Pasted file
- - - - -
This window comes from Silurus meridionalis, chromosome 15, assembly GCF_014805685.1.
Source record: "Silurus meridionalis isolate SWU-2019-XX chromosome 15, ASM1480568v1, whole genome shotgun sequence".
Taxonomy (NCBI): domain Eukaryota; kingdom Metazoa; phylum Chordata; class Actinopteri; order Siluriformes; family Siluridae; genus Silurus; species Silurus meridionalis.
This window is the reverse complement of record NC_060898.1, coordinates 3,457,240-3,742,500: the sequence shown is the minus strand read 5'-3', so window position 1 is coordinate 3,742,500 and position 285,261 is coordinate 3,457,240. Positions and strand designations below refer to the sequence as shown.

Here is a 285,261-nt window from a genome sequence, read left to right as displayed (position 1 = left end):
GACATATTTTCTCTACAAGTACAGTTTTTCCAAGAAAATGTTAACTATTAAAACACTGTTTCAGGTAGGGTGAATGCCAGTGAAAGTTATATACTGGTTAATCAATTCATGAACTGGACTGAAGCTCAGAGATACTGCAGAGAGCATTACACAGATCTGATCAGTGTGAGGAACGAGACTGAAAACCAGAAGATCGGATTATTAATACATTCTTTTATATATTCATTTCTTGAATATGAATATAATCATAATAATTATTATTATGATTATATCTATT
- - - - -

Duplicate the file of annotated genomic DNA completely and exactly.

This window comes from Silurus meridionalis, chromosome 15, assembly GCF_014805685.1.
Source record: "Silurus meridionalis isolate SWU-2019-XX chromosome 15, ASM1480568v1, whole genome shotgun sequence".
Taxonomy (NCBI): domain Eukaryota; kingdom Metazoa; phylum Chordata; class Actinopteri; order Siluriformes; family Siluridae; genus Silurus; species Silurus meridionalis.
This window is the reverse complement of record NC_060898.1, coordinates 3,457,240-3,742,500: the sequence shown is the minus strand read 5'-3', so window position 1 is coordinate 3,742,500 and position 285,261 is coordinate 3,457,240. Positions and strand designations below refer to the sequence as shown.

Here is a 285,261-nt window from a genome sequence, read left to right as displayed (position 1 = left end):
GACATATTTTCTCTACAAGTACAGTTTTTCCAAGAAAATGTTAACTATTAAAACACTGTTTCAGGTAGGGTGAATGCCAGTGAAAGTTATATACTGGTTAATCAATTCATGAACTGGACTGAAGCTCAGAGATACTGCAGAGAGCATTACACAGATCTGATCAGTGTGAGGAACGAGACTGAAAACCAGAAGATCGGATTATTAATACATTCTTTTATATATTCATTTCTTGAATATGAATATAATCATAATAATTATTATTATGATTATATCTATT